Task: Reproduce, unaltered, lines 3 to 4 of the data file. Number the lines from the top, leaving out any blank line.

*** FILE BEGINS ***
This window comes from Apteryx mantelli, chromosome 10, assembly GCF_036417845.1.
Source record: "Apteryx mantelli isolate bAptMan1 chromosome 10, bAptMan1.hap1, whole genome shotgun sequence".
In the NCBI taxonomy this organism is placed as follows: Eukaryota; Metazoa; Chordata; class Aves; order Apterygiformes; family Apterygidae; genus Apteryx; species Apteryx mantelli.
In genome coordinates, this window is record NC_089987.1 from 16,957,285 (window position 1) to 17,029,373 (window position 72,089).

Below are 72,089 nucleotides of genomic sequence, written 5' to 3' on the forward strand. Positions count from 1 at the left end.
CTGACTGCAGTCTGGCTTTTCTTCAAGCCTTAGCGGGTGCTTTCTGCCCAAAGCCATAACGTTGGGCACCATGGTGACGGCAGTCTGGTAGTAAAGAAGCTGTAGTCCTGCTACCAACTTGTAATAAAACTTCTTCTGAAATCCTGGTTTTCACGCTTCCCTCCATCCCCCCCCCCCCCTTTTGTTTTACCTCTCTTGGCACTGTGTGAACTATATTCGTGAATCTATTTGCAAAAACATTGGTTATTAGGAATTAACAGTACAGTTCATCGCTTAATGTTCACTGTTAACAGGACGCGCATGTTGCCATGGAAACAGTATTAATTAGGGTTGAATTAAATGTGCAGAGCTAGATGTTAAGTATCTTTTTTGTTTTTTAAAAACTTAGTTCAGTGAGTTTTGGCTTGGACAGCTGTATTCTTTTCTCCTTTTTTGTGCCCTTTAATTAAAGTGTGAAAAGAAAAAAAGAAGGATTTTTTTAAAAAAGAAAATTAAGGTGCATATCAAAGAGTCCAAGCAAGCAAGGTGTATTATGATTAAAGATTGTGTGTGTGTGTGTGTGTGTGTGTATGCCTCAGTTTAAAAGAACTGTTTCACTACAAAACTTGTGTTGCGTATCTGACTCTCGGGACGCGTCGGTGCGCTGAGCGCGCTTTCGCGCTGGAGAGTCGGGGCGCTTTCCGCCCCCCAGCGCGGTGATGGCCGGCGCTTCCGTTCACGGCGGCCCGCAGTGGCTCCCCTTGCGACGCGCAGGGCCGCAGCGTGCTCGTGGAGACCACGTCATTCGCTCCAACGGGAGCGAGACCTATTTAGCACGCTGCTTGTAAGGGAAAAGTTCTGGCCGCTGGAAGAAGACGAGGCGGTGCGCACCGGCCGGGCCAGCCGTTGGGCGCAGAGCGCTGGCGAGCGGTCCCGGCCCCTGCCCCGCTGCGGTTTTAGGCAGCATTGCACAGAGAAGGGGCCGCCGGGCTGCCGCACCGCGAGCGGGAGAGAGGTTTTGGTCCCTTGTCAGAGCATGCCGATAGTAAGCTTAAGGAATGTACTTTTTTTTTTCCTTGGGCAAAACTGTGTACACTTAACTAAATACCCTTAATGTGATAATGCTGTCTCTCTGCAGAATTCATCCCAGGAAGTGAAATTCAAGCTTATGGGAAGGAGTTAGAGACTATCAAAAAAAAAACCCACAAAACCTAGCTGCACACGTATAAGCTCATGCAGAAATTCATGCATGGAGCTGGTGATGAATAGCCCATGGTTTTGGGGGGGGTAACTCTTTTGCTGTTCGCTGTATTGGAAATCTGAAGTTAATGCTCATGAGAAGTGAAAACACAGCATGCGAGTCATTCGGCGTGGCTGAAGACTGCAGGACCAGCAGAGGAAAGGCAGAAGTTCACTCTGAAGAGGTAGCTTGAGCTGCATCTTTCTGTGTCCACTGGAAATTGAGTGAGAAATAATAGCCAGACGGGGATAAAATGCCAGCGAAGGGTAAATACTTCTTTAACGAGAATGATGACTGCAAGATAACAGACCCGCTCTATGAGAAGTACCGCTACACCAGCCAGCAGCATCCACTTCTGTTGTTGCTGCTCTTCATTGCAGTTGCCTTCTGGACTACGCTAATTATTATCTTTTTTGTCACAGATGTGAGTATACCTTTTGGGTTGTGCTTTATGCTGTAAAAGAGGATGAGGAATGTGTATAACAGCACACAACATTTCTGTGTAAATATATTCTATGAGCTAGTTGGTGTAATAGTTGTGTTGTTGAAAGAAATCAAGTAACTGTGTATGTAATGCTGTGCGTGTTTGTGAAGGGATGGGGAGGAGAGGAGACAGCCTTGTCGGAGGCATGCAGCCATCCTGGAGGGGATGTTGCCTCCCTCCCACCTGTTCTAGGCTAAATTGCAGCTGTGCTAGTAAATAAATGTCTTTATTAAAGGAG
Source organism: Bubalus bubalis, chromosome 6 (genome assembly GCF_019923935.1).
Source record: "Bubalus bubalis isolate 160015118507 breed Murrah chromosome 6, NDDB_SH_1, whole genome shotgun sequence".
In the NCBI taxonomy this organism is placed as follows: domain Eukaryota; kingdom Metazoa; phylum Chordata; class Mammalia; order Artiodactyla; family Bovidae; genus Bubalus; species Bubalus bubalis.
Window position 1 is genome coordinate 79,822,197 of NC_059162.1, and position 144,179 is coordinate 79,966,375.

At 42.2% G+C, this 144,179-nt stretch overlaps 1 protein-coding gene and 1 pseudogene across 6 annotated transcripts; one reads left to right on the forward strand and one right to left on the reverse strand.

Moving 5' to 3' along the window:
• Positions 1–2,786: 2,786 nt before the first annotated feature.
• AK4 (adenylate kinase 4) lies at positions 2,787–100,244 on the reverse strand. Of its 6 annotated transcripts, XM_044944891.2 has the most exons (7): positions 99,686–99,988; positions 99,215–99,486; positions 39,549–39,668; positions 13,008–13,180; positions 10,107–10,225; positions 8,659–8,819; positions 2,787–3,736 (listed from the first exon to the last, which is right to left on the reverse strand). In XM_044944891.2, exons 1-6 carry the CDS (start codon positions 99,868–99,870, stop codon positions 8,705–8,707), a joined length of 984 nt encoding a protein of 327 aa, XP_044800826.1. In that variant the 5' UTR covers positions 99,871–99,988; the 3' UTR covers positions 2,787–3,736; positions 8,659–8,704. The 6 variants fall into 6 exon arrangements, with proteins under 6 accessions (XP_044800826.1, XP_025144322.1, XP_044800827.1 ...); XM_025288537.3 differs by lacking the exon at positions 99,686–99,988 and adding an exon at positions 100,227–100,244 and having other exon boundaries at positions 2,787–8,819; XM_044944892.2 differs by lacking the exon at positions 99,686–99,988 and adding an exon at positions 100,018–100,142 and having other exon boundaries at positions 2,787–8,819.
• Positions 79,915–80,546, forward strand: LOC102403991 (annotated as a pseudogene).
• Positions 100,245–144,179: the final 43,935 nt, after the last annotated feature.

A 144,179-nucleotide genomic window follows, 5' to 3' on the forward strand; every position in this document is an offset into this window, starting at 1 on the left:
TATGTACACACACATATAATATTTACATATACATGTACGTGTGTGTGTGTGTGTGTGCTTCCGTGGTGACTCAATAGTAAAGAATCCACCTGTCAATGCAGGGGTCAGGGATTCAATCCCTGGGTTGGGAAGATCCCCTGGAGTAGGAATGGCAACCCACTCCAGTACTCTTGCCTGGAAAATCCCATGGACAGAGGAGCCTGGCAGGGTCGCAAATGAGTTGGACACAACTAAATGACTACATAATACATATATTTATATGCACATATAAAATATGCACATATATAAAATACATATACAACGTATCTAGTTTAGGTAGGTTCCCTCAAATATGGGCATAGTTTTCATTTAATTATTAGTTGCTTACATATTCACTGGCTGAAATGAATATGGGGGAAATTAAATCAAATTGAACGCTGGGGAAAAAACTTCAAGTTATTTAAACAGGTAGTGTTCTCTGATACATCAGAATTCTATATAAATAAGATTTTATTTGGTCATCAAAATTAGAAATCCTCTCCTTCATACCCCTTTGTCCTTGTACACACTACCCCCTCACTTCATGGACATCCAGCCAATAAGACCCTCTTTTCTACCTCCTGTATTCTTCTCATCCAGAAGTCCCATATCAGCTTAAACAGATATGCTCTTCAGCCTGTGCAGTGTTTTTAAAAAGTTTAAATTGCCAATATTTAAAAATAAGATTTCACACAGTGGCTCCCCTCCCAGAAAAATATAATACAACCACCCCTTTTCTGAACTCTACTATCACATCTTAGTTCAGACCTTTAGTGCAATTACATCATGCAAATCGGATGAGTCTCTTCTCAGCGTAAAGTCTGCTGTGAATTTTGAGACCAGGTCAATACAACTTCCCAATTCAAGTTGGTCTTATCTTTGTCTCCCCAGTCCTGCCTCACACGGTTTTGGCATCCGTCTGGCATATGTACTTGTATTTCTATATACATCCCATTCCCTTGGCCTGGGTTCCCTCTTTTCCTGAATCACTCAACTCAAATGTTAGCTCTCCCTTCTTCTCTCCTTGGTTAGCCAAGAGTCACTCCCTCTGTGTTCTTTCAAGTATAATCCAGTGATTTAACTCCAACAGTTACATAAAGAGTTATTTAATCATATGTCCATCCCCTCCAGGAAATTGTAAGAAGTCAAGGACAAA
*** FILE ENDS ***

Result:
In the NCBI taxonomy this organism is placed as follows: Eukaryota; Metazoa; Chordata; class Aves; order Apterygiformes; family Apterygidae; genus Apteryx; species Apteryx mantelli.
In genome coordinates, this window is record NC_089987.1 from 16,957,285 (window position 1) to 17,029,373 (window position 72,089).